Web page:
This is the regular dies trial piece struck in copper. These are believed to be true trial pieces, ie, struck to test the dies as opposed to being deliberately struck for sale to collectors as was the case for most off-metals coins struck in the 1860s through the 1880s.
Only one or two examples are known. One described as pierced and plugged with three small dents on the head of Liberty was sold in Hasetine's April 1870 sale of William Idler patterns. An example Mason & Company's June 1870 sale was described as pierced and plugged but with no mention of the defacing is likely the same piece.
An example is in the Frank H. Stewart collection. Its story is below courtesy of the National Park Service.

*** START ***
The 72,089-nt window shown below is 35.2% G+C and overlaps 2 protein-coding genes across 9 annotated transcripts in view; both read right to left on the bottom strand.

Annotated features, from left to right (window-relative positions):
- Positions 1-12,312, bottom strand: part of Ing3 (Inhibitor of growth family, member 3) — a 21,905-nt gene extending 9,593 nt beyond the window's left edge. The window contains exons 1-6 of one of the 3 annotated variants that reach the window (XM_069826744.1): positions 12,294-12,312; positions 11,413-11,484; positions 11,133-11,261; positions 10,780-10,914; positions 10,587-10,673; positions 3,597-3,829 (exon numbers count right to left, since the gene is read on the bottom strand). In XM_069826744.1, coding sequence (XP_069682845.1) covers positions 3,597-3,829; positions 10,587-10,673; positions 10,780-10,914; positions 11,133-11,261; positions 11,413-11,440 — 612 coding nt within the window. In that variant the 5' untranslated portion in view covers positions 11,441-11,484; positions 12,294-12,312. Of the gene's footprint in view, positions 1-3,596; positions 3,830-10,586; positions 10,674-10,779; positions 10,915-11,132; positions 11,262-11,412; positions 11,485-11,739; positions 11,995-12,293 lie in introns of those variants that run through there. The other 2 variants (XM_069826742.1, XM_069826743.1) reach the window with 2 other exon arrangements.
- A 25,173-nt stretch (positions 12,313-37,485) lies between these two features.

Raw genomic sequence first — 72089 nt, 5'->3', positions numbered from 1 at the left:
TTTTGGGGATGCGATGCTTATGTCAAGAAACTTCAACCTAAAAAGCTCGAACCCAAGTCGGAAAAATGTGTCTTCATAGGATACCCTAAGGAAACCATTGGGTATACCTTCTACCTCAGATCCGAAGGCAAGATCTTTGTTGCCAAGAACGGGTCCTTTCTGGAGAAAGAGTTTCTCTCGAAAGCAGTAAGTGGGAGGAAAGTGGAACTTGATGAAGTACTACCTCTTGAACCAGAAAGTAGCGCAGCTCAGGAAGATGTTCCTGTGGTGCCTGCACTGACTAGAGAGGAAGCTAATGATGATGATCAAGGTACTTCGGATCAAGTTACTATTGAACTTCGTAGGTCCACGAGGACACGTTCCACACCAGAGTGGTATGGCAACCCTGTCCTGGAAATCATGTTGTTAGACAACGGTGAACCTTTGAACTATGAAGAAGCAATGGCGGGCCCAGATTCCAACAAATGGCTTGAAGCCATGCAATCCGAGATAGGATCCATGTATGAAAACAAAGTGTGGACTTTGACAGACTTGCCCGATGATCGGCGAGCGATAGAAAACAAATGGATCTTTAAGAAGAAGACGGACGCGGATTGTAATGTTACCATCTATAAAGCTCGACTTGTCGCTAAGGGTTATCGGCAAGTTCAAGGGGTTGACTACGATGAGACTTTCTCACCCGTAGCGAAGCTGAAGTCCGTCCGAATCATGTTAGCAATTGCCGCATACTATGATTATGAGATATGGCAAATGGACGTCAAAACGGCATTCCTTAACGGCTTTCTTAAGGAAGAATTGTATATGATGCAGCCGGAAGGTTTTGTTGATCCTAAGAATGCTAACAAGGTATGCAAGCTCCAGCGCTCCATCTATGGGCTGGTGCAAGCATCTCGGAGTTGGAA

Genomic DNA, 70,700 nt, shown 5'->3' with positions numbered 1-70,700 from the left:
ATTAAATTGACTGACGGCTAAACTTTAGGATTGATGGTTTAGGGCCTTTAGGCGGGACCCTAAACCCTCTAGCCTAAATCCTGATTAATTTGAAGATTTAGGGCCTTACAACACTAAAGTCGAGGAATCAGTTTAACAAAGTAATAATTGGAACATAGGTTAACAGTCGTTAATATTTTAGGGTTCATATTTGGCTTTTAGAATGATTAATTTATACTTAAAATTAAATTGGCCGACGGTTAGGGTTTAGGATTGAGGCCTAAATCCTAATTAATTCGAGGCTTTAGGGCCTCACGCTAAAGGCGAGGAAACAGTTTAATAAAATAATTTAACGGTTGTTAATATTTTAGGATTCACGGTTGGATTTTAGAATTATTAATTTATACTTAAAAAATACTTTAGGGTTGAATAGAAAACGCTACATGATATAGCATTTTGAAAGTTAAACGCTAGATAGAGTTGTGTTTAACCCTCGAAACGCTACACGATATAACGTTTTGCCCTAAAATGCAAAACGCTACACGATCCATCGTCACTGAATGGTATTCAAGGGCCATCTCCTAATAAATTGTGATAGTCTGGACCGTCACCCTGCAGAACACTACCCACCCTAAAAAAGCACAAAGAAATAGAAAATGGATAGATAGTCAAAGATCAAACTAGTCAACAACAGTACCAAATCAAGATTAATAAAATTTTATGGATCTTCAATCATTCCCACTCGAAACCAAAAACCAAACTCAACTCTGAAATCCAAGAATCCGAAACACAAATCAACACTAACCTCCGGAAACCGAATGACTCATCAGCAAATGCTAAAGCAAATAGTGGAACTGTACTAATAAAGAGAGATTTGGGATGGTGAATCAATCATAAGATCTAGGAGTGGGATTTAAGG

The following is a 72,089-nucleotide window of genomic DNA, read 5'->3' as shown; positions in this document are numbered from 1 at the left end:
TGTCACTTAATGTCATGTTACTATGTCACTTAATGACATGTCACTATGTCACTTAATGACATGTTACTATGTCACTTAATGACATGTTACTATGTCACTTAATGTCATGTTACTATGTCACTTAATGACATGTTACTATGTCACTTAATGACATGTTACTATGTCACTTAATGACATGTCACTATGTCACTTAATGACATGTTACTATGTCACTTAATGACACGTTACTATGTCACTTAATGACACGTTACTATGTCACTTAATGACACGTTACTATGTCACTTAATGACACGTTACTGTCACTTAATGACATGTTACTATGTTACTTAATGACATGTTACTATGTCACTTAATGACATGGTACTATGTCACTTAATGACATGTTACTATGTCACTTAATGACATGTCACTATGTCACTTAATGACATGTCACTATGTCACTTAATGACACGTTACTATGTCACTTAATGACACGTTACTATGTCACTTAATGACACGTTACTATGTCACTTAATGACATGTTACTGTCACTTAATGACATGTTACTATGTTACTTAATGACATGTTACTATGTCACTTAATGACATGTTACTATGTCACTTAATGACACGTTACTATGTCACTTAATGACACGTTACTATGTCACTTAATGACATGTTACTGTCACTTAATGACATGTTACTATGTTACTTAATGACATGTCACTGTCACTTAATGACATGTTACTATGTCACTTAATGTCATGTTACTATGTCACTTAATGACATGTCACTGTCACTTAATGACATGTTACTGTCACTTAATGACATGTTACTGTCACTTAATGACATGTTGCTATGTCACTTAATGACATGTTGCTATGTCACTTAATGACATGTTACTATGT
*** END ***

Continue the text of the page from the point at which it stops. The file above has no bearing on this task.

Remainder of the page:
"Frank Stewart donated a coin collection to the city of Philadelphia in late 1914. The city placed the coins on exhibit in Congress Hall where they remained, probably until around 1950. In that year, the National Park Service by memorandum of agreement with the city of Philadelphia took over management of the buildings on Independence Square (including Congress Hall) and their contents. The Stewart collection was then placed in storage. In August 1969, the 1795 copper half dime went on exhibit in the newly opened U.S. Mint here in Philadelphia. The 1795 copper half dime remains on long term loan from the National Park Service to the U.S. Mint to this day. After 9/11, the Mint closed to the public thereby removing the 1795 copper half dime from general access"
As you can tell from the image, the coin was defaced. Regrettably, the reverse has glue and the inventory number adhered to it. It has been attributed as a Valentine 6 / Logan McCloskey 9.
Photo courtesy of the Independence National Historical Park.